Différenciation mésoclimatique des terroirs alsaciens et relation avec les paramètres du milieu naturel
The influence of climatic conditions on the development of the vine and on the quality of the wines no longer needs to be demonstrated: at the scale of the vineyard, by the regional climatic characteristics, determining on this scale the viticultural potentialities (Huglin, 1978; Branas, 1946; Riou et al ., 1994); but also on a local scale, at the level of the basic terroir unit (Morlat, 1989), by the landscape differentiation of the natural environment inducing climatic variability within the same vineyard, and partly explaining differences in functioning of the vine, in connection with the processes of maturation and the quality of the wine (Becker, 1977 and 1984; Morlat, 1989 and Lebon, 1993a). According to these authors, the climatic diversity in a wine region constitutes in addition to the edaphic component, an important component of characterization of the Basic Terroir Units (UTB).
Several authors have described spatial climatic variability (Choisnel, 1987; Godart, 1949). Depending on the scale of investigation, they distinguish the macroclimate or regional climate, then the topoclimate resulting from topographic variability and finally the microclimate corresponding to the climate of the plant on the scale of the plot. The concept of mesoclimate, or local climate, is very close to topoclimate. It designates the climate resulting from the spatial differentiation of the regional climate, induced by the variability of the natural environment defining the landscape (Scaeta, 1935 and Godart, 1949).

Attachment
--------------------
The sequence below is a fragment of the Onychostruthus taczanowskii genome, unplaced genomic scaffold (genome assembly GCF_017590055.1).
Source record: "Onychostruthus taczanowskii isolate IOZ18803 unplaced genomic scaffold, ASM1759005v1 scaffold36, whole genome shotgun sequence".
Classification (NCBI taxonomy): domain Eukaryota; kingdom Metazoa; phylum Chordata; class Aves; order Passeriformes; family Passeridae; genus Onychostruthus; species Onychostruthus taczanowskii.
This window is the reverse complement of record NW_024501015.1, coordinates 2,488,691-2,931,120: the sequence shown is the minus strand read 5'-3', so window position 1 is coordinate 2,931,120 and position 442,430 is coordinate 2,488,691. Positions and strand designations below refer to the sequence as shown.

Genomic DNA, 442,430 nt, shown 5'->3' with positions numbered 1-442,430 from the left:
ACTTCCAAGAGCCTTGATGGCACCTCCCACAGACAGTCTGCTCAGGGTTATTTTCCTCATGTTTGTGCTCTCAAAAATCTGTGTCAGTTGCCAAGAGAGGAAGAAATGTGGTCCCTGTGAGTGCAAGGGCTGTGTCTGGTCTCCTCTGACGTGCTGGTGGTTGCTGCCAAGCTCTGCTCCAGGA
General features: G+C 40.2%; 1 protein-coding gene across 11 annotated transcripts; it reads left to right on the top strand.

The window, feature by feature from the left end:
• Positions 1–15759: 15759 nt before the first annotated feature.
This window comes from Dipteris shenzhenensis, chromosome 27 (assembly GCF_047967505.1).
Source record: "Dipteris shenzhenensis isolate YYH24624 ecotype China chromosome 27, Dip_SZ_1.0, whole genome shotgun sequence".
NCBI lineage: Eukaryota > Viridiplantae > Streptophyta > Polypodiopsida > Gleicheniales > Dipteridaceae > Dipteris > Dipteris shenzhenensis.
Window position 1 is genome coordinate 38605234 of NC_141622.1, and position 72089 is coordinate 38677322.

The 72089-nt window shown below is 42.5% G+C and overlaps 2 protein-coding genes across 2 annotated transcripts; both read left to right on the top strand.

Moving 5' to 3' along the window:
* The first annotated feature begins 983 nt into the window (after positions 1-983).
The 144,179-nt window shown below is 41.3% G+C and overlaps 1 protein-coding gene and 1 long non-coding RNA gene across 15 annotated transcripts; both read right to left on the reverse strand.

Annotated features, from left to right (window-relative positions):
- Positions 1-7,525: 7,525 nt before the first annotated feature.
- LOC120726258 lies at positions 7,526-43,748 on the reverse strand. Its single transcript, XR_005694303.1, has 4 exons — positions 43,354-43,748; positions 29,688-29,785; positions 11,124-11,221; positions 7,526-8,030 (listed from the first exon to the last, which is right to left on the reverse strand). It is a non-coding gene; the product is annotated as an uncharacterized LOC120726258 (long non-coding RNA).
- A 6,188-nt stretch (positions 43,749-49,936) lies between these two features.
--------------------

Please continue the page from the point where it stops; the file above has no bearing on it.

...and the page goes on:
The influence of topographic parameters; more specifically the declivity and orientation of the slope on solar radiation and on the distribution of air temperatures, have been the subject of numerous studies (Seltzer, 1935; Godart, 1949; Nigond, 1968). More recently, taking into account the type of weather (radiative or overcast) has proven to be important to better analyze and understand the processes of nocturnal thermal differentiation at the mesoclimatic scale (Geiger, 1980; Endlicher, 1980; Paul, 1980). . Erpicum in 1980, thus leads to a descriptive schematization of nocturnal thermal variability in two distinct environments of valley and plateau in Upper Belgium, according to the main types of regional weather.
At this scale of investigation, the advective term is an important parameter to take into account. Ventilation is highly dependent on the quantity and height of the surrounding masks. These can be topographic, vegetal or anthropic (Guyot, 1963). Thus, the analysis of the landscape is necessary during the integrated characterization of the terroirs (Morlat, 1989 and Jacquet et al ., 1995). This work defines simple landscape descriptors such as for example the Landscape Openness Index (LO.P.), making it possible to characterize mesoclimatic differences and lead to a cartographic representation of the landscape (Lebon, 1993b). Based on the spatial variability of global radiation, wind speed and air temperature recorded at the UTB scale of the Alsatian vineyard, the communication proposes a hierarchy of the parameters of the landscape environment generating such differences. climatic.
Issue: Terroir 1996
(1) INRA Agronomy Laboratory, Colmar
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(2) INRA/ENSAM, GAP Viticulture Laboratory
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(3) INRA, URVV, Angers
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